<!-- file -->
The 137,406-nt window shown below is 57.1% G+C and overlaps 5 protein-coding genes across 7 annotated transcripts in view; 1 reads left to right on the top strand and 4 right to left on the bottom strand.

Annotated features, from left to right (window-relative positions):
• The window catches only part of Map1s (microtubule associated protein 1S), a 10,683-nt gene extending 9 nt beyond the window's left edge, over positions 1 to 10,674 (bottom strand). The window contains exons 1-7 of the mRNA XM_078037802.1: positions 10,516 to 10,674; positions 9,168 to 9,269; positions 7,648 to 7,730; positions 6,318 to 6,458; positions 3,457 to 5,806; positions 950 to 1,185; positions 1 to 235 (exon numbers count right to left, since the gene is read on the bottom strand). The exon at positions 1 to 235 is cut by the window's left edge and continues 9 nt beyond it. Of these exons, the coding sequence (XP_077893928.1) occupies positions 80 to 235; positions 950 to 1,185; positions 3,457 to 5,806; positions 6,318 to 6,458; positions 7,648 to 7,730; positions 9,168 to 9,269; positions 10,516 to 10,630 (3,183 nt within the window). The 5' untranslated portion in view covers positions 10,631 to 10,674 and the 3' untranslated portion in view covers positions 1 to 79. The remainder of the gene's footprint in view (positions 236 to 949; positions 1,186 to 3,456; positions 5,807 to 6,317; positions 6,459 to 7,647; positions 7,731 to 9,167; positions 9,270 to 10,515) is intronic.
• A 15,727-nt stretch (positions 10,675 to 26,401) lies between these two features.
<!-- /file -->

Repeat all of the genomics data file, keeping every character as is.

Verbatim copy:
The 137,406-nt window shown below is 57.1% G+C and overlaps 5 protein-coding genes across 7 annotated transcripts in view; 1 reads left to right on the top strand and 4 right to left on the bottom strand.

Annotated features, from left to right (window-relative positions):
• The window catches only part of Map1s (microtubule associated protein 1S), a 10,683-nt gene extending 9 nt beyond the window's left edge, over positions 1 to 10,674 (bottom strand). The window contains exons 1-7 of the mRNA XM_078037802.1: positions 10,516 to 10,674; positions 9,168 to 9,269; positions 7,648 to 7,730; positions 6,318 to 6,458; positions 3,457 to 5,806; positions 950 to 1,185; positions 1 to 235 (exon numbers count right to left, since the gene is read on the bottom strand). The exon at positions 1 to 235 is cut by the window's left edge and continues 9 nt beyond it. Of these exons, the coding sequence (XP_077893928.1) occupies positions 80 to 235; positions 950 to 1,185; positions 3,457 to 5,806; positions 6,318 to 6,458; positions 7,648 to 7,730; positions 9,168 to 9,269; positions 10,516 to 10,630 (3,183 nt within the window). The 5' untranslated portion in view covers positions 10,631 to 10,674 and the 3' untranslated portion in view covers positions 1 to 79. The remainder of the gene's footprint in view (positions 236 to 949; positions 1,186 to 3,456; positions 5,807 to 6,317; positions 6,459 to 7,647; positions 7,731 to 9,167; positions 9,270 to 10,515) is intronic.
• A 15,727-nt stretch (positions 10,675 to 26,401) lies between these two features.